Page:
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- Open Access
Interleukin-1-related cytokines as potential biomarkers in autoinflammatory skin diseases
© Bonnekoh et al. 2015
- Published: 28 September 2015
Urticarial rash is a hallmark symptom of autoinflammatory diseases such as Cryopyrin-associated periodic syndrome (CAPS) and Schnitzler's syndrome (SchS). Clinically, the urticarial rash may not be distinguished from the skin symptoms in chronic urticaria patients. As interleukin-1ß (IL-1ß) has been shown to play a pivotal role in the pathogenesis of CAPS and SchS we here aim at investigating IL-1ß and related cytokines for their potential as diagnostic skin biomarkers in patients with urticarial autoinflammatory syndromes.
Materials and methods
Immunohistochemical stainings (neutrophil marker myeloperoxidase (MPO), IL-1ß, IL-6, IL-18) from lesional skin of patients with CAPS (n=3), SchS (n=9) and chronic spontaneous urticaria (csU) (n=10) as well as healthy control skin samples (n=10) were analyzed by quantitative histomorphometry and compared with cytokine protein concentrations assessed by ELISA.
Quantitative histomorphometry revealed a higher percentage of neutrophil-dominated dermal cell infiltrate in autoinflammatory diseases that was significant for SchS skin samples as compared with csU samples and healthy controls (p ≤ 0.05). Analysis of IL-1ß, IL-6 and IL-18 positive cells in CAPS and SchS skin showed higher cell numbers which were much less pronounced in csU and healthy control samples. In addition, protein concentrations of all three cytokines were significantly higher in autoinflammatory diseases as compared with csU patients and healthy controls (p ≤ 0.05).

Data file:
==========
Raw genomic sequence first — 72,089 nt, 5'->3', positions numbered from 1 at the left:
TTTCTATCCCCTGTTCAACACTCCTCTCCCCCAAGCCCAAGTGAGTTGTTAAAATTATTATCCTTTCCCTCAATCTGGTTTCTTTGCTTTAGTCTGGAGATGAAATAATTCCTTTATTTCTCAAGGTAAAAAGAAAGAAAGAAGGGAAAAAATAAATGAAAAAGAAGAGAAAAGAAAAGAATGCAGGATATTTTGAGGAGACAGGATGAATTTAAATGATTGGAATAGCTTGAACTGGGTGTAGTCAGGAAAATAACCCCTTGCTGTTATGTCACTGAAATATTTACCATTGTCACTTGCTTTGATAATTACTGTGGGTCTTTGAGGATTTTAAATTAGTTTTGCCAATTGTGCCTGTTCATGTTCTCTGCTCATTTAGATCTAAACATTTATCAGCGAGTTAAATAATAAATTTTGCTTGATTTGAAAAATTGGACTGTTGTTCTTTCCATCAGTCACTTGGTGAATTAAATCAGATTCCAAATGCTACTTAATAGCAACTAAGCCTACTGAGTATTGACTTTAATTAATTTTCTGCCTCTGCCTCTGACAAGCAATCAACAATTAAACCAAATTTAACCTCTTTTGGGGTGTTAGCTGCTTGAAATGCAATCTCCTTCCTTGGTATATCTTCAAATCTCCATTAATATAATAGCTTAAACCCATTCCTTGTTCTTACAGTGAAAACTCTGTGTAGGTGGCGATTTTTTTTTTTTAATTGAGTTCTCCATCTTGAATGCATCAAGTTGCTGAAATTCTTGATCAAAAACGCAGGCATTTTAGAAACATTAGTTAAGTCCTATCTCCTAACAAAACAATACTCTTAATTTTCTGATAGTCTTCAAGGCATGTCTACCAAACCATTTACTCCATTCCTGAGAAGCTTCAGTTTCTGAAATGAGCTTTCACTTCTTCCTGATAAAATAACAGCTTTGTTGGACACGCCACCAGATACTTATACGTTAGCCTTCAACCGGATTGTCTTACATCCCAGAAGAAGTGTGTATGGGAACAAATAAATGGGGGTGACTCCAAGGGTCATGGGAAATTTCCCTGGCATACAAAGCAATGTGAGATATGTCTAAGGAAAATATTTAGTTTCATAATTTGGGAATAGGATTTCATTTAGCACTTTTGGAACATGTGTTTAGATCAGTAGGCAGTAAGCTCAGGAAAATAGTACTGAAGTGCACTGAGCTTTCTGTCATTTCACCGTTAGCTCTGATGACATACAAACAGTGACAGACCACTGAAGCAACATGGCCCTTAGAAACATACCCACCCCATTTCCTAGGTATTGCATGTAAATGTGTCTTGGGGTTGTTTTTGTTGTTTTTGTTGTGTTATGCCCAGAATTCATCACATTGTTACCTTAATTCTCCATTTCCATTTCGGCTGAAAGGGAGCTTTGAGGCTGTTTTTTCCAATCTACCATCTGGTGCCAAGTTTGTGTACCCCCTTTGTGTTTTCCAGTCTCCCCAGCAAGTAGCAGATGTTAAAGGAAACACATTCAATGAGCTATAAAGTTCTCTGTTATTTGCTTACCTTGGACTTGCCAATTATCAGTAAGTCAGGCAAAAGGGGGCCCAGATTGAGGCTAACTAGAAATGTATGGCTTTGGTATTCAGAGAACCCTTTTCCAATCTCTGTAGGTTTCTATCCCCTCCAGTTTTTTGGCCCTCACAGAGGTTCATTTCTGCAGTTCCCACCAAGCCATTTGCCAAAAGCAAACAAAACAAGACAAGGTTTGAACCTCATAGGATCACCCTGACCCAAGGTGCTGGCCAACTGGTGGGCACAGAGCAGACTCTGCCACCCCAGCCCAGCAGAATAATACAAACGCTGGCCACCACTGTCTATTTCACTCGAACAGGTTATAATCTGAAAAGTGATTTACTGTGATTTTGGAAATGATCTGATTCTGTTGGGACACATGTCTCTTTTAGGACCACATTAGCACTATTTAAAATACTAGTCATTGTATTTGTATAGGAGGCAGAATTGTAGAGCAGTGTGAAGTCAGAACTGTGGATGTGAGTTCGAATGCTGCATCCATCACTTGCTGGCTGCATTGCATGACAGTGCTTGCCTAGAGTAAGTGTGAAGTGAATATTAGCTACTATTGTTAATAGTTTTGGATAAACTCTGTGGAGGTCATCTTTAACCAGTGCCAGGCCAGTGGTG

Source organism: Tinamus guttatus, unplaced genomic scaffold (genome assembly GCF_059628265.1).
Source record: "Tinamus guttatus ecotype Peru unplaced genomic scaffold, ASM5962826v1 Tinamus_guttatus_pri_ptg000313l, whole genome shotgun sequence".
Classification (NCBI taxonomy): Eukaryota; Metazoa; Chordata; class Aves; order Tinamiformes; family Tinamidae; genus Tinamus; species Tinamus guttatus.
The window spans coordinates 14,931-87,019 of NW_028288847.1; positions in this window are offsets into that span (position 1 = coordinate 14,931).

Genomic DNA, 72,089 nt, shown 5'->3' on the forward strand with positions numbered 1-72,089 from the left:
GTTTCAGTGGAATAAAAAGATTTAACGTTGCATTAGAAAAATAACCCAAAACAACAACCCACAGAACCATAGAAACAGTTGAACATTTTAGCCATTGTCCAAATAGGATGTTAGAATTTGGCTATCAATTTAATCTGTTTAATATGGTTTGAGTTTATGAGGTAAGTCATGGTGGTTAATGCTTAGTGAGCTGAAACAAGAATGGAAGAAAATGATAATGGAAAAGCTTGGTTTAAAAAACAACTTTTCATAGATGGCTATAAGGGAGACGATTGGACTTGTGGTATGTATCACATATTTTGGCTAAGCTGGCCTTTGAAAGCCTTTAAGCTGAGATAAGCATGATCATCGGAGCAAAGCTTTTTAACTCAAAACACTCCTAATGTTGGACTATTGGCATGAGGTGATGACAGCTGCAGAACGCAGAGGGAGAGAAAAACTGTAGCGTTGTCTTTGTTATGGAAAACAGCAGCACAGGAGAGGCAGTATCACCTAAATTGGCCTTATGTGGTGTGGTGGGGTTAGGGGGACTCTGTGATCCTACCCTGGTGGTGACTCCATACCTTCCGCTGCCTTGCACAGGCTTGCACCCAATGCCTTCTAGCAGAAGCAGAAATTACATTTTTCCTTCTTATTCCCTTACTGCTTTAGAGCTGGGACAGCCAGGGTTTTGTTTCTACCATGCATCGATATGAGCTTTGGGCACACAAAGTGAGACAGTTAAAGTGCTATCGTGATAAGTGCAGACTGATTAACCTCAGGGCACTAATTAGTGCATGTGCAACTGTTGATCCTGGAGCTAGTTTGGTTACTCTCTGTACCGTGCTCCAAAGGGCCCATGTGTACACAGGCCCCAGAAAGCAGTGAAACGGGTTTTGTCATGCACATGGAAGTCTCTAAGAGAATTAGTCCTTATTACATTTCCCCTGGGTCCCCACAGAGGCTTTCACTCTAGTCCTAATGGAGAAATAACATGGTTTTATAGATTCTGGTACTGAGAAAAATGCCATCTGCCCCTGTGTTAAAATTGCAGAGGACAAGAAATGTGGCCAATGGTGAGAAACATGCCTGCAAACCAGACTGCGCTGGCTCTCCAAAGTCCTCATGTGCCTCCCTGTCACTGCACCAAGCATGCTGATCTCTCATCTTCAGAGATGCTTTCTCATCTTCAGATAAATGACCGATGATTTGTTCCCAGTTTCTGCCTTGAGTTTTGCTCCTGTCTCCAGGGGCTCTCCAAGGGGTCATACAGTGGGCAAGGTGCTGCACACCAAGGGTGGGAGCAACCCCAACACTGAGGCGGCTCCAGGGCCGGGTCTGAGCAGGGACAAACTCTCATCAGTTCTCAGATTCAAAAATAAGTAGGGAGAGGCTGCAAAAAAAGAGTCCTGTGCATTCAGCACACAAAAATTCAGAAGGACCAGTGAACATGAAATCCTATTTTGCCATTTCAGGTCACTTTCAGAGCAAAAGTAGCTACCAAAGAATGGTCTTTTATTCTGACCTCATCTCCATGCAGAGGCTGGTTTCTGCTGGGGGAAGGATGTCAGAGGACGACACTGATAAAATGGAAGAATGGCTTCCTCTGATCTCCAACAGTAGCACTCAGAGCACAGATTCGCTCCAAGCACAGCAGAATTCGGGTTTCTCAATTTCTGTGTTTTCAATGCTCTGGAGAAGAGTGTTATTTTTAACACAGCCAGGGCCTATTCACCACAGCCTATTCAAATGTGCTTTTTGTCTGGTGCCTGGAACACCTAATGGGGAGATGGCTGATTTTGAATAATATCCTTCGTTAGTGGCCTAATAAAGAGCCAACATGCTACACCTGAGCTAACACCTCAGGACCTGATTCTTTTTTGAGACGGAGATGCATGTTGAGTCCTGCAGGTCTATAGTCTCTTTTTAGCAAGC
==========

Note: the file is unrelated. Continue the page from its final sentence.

Our study confirms the predominance of neutrophil-dominated cell infiltrates and demonstrates an upregulation of IL-1-related cytokines in the skin of urticarial autoinflammatory diseases. We suggest to further explore these cytokines as diagnostic biomarkers in larger patient samples.
This article is published under license to BioMed Central Ltd. This is an Open Access article distributed under the terms of the Creative Commons Attribution License (http://creativecommons.org/licenses/by/4.0), which permits unrestricted use, distribution, and reproduction in any medium, provided the original work is properly cited. The Creative Commons Public Domain Dedication waiver (http://creativecommons.org/publicdomain/zero/1.0/) applies to the data made available in this article, unless otherwise stated.